If you're like me, a crisp sip of rosé in the summertime is one of life's simple pleasures. Rosé has been around forever, of course, but it has certainly been having a moment with wine enthusiasts over the past few years and let me tell you...I'm not complaining! Always a favorite for a summer night glass, a lounge by the pool or hostest gift for a backyard BBQ, I thought I would take a moment to highlight some of my (& many of yours I'm sure) favorite rosé wines of summer. Since everyone loves a list, I'm capping mine at my Top 10 Rosés of Summer, then for added fun I'm pairing a couple with curated recipes by reknowned chefs who participated in the aptly named, Rosé Project, this past month at the Surf Lodge.
Before we start, I must preface that this is not in any particular order, as I love all of these rosé wines in equal and copious proportions.
Kicking it off with a familiar one, Whispering Angel, transports me to the Hamptons over Memorial Day weekend. With hints of minerality, light strawberry and sweet peach, yet still dry - this angel can whisper in my ear anytime!
I'm always game for some bubbles, but it was the delicate pomegranate pink and orange glimmers of Ruinart Rosé that first caught my attention ...all before even taking my first taste. Very aromatic as well as memorable from the first sip, expect a palette of tropical fruits and small berries, making it perfect for pretty much any moment throughout the meal. In my opinion, though, I would pair it with chef, Dan Kluger of Loring Place's delicious dish of Grilled Sugar Snap Peas, Radish and Pecorino Vinaigrette. Courtesy of Athena of Eyeswoon, you can find the recipe right here.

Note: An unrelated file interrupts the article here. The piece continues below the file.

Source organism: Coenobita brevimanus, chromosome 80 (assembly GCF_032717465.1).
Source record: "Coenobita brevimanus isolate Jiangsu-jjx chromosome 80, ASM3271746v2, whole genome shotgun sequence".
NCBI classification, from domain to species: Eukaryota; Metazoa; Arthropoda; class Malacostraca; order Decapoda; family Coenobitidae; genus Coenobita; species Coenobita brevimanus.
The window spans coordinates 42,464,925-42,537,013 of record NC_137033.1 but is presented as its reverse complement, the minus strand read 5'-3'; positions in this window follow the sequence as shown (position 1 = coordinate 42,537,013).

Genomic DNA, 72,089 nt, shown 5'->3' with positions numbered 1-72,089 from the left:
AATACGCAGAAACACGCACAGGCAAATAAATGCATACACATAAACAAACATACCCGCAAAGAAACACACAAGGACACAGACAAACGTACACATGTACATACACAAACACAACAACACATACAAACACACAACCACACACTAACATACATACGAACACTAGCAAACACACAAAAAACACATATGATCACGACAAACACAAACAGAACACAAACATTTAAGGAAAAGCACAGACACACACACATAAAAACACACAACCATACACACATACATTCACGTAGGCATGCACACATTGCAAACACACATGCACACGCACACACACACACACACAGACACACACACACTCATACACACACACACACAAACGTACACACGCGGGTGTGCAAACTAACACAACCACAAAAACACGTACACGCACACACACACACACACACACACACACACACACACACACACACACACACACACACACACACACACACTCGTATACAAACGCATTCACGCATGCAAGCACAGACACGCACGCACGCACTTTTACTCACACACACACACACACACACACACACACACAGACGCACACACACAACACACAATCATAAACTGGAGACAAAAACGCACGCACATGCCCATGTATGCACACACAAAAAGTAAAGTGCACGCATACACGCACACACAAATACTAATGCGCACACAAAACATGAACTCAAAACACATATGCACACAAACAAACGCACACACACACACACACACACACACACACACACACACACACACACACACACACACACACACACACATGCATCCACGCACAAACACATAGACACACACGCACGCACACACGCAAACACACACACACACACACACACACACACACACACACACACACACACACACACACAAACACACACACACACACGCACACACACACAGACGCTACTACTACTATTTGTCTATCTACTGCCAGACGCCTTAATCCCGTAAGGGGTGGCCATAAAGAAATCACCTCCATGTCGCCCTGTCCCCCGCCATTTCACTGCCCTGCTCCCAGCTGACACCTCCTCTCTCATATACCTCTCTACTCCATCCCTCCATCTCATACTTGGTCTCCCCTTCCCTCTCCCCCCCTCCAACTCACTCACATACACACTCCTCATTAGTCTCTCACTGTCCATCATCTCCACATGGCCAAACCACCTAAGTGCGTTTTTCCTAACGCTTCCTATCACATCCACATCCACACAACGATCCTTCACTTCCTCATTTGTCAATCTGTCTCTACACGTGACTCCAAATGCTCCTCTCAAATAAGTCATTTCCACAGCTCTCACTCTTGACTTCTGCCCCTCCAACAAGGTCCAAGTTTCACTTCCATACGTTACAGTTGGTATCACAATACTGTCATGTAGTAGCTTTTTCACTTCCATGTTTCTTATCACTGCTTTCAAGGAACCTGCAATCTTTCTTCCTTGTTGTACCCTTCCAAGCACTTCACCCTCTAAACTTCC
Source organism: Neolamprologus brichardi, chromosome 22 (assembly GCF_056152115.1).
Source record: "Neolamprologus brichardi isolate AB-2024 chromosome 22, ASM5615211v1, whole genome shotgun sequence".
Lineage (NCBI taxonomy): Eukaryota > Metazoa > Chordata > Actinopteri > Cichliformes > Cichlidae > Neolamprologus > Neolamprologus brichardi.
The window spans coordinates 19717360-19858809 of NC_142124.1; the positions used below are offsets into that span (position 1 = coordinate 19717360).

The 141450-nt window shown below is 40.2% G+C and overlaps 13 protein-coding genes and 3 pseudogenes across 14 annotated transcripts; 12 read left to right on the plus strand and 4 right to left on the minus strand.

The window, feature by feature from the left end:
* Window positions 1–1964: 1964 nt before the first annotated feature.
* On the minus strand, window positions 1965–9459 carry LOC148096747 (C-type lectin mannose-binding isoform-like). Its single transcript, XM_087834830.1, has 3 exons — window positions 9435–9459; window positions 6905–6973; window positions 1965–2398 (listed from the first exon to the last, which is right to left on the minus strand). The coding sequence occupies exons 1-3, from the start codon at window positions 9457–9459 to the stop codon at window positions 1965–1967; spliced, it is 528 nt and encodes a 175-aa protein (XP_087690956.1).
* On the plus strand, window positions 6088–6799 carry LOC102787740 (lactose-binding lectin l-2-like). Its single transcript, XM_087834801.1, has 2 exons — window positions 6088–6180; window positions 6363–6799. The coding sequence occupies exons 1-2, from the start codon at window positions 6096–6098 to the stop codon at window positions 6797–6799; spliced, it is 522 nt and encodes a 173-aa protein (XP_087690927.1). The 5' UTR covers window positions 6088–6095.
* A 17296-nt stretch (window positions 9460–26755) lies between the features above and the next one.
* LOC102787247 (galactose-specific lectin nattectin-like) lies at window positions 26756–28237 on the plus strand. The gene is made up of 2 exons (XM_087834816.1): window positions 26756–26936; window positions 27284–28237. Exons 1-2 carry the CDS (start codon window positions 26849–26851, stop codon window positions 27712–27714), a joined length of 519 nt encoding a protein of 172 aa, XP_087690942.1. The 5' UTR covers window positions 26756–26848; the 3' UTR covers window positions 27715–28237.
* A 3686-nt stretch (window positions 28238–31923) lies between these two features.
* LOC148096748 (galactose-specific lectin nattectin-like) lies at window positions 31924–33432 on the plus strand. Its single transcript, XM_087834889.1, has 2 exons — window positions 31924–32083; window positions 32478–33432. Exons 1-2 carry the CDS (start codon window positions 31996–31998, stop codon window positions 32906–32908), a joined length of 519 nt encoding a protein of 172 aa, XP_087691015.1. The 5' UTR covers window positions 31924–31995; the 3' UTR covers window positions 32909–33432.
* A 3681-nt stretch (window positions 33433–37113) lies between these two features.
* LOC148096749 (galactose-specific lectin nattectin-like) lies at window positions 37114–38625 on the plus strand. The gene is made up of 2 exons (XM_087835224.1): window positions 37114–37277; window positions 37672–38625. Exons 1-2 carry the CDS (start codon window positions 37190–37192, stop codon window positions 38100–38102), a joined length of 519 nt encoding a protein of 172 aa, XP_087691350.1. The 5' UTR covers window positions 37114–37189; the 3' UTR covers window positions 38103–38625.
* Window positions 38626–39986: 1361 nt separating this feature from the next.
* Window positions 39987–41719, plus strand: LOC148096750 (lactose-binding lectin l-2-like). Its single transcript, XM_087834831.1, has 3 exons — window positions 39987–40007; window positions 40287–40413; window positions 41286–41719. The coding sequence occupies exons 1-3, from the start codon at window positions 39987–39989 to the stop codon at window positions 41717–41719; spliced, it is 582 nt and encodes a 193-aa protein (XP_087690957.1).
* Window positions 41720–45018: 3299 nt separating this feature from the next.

This 2016 vintage of Domaines Ott Romassan Bandol rosé is elegant and delicate with a crisp freshness. It initially displays aromas of citrus which evolve to more complex notes of vine peach, almond and white flowers. It's a pretty bottle, too, which is always nice to arrive with, in hand, to a dinner party.
Yes, of course, the question on all of our minds is who will get Miraval, Brad or Angie? Regardless of what side it shall fall, I'll remain Team Miraval. Pretty sure Syvan Ayla would agree, as I snagged this picture from her post explaining why she failed her cleanse. This is an anytime rosé for me. It is smooth, minerally with strawberry and tangerine notes. Bottomline, I'm pretty sure it has caused problems for many a person's cleanse.
I encourage you to click the hyperlink for this rosé as it is the product of a Swedish graffiti artist, André Saraiva, and French winemaker, Régine Sumeire. Fun fact, as a young winemaker in 1985, Régine had the idea to vinify red Grenache by pressing the entire grapes using a champanese press. The resulting juice that poured from the press had a pale color. Pétale de Rose was born and has been recognized as the first pale rosé in Provence. You know what this means, right? She created the color palette that we all covet oh so much! This is not to say the darker rosés aren't worth a sip but, from my experience, they certainly get passed up more times than not for that lovely pale pink..aka the rosé shade of wine.